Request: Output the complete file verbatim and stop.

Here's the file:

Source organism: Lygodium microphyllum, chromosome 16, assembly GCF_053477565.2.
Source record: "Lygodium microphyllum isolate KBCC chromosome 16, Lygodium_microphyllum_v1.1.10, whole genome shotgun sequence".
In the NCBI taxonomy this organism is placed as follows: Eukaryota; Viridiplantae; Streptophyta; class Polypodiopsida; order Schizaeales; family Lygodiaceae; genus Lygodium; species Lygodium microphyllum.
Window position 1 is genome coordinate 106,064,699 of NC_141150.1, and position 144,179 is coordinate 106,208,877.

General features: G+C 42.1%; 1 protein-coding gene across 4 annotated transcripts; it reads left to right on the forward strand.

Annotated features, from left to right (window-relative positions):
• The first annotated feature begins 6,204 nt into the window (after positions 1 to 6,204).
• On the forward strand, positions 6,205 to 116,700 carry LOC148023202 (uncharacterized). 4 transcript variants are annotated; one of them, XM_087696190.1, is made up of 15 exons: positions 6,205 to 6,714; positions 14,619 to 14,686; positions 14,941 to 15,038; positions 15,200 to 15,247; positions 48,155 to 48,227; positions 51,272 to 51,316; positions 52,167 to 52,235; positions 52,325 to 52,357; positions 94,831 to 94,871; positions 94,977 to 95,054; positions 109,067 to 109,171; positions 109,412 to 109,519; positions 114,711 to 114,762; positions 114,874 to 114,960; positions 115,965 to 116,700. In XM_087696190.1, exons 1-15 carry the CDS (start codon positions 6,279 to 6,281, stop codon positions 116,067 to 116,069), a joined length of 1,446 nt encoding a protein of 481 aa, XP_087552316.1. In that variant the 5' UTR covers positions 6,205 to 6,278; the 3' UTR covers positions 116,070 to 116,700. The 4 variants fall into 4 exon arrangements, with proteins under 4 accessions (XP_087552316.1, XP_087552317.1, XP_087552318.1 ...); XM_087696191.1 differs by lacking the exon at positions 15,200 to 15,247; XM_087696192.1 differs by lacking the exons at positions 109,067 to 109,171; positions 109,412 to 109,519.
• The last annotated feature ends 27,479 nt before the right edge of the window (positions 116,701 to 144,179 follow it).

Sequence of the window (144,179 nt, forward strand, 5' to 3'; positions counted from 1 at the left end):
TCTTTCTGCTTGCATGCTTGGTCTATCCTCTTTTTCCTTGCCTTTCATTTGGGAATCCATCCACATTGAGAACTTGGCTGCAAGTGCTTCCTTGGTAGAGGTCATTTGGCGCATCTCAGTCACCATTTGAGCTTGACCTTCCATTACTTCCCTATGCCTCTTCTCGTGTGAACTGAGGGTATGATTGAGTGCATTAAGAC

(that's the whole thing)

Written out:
Source organism: Lygodium microphyllum, chromosome 16, assembly GCF_053477565.2.
Source record: "Lygodium microphyllum isolate KBCC chromosome 16, Lygodium_microphyllum_v1.1.10, whole genome shotgun sequence".
In the NCBI taxonomy this organism is placed as follows: Eukaryota; Viridiplantae; Streptophyta; class Polypodiopsida; order Schizaeales; family Lygodiaceae; genus Lygodium; species Lygodium microphyllum.
Window position 1 is genome coordinate 106,064,699 of NC_141150.1, and position 144,179 is coordinate 106,208,877.

General features: G+C 42.1%; 1 protein-coding gene across 4 annotated transcripts; it reads left to right on the forward strand.

Annotated features, from left to right (window-relative positions):
• The first annotated feature begins 6,204 nt into the window (after positions 1 to 6,204).
• On the forward strand, positions 6,205 to 116,700 carry LOC148023202 (uncharacterized). 4 transcript variants are annotated; one of them, XM_087696190.1, is made up of 15 exons: positions 6,205 to 6,714; positions 14,619 to 14,686; positions 14,941 to 15,038; positions 15,200 to 15,247; positions 48,155 to 48,227; positions 51,272 to 51,316; positions 52,167 to 52,235; positions 52,325 to 52,357; positions 94,831 to 94,871; positions 94,977 to 95,054; positions 109,067 to 109,171; positions 109,412 to 109,519; positions 114,711 to 114,762; positions 114,874 to 114,960; positions 115,965 to 116,700. In XM_087696190.1, exons 1-15 carry the CDS (start codon positions 6,279 to 6,281, stop codon positions 116,067 to 116,069), a joined length of 1,446 nt encoding a protein of 481 aa, XP_087552316.1. In that variant the 5' UTR covers positions 6,205 to 6,278; the 3' UTR covers positions 116,070 to 116,700. The 4 variants fall into 4 exon arrangements, with proteins under 4 accessions (XP_087552316.1, XP_087552317.1, XP_087552318.1 ...); XM_087696191.1 differs by lacking the exon at positions 15,200 to 15,247; XM_087696192.1 differs by lacking the exons at positions 109,067 to 109,171; positions 109,412 to 109,519.
• The last annotated feature ends 27,479 nt before the right edge of the window (positions 116,701 to 144,179 follow it).

Sequence of the window (144,179 nt, forward strand, 5' to 3'; positions counted from 1 at the left end):
TCTTTCTGCTTGCATGCTTGGTCTATCCTCTTTTTCCTTGCCTTTCATTTGGGAATCCATCCACATTGAGAACTTGGCTGCAAGTGCTTCCTTGGTAGAGGTCATTTGGCGCATCTCAGTCACCATTTGAGCTTGACCTTCCATTACTTCCCTATGCCTCTTCTCGTGTGAACTGAGGGTATGATTGAGTGCATTAAGAC